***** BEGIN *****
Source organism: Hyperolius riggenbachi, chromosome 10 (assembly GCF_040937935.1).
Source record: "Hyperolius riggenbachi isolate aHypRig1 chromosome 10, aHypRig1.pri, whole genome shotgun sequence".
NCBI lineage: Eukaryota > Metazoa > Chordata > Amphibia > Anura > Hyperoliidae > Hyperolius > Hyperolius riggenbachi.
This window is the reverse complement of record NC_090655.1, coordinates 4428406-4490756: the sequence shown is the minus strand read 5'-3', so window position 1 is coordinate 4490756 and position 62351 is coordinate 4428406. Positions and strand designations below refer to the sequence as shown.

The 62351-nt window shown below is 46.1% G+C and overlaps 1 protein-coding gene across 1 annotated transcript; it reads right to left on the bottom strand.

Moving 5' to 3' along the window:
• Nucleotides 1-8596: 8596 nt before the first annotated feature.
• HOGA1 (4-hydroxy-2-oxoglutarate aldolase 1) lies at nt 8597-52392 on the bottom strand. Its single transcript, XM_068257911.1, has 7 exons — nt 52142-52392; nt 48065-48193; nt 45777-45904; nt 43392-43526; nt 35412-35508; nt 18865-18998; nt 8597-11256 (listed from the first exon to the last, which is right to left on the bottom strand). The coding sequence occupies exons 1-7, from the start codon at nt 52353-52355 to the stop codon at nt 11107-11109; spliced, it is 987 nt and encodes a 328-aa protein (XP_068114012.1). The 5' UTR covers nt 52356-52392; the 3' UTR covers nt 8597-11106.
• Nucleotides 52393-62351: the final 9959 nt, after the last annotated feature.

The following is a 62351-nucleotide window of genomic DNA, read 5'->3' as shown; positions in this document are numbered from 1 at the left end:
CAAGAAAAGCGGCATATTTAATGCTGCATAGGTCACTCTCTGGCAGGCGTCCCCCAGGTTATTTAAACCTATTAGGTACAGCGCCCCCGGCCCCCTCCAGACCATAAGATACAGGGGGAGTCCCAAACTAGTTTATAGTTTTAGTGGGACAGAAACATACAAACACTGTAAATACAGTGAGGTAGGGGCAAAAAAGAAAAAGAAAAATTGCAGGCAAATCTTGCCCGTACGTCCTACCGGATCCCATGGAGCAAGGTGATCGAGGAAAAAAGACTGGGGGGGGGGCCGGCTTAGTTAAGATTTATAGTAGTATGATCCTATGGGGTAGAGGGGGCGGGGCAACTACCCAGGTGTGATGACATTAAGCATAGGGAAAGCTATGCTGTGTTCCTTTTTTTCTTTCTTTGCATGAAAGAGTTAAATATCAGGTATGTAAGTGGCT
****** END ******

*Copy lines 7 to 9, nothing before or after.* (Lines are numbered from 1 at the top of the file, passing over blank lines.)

• Nucleotides 1-8596: 8596 nt before the first annotated feature.
• HOGA1 (4-hydroxy-2-oxoglutarate aldolase 1) lies at nt 8597-52392 on the bottom strand. Its single transcript, XM_068257911.1, has 7 exons — nt 52142-52392; nt 48065-48193; nt 45777-45904; nt 43392-43526; nt 35412-35508; nt 18865-18998; nt 8597-11256 (listed from the first exon to the last, which is right to left on the bottom strand). The coding sequence occupies exons 1-7, from the start codon at nt 52353-52355 to the stop codon at nt 11107-11109; spliced, it is 987 nt and encodes a 328-aa protein (XP_068114012.1). The 5' UTR covers nt 52356-52392; the 3' UTR covers nt 8597-11106.
• Nucleotides 52393-62351: the final 9959 nt, after the last annotated feature.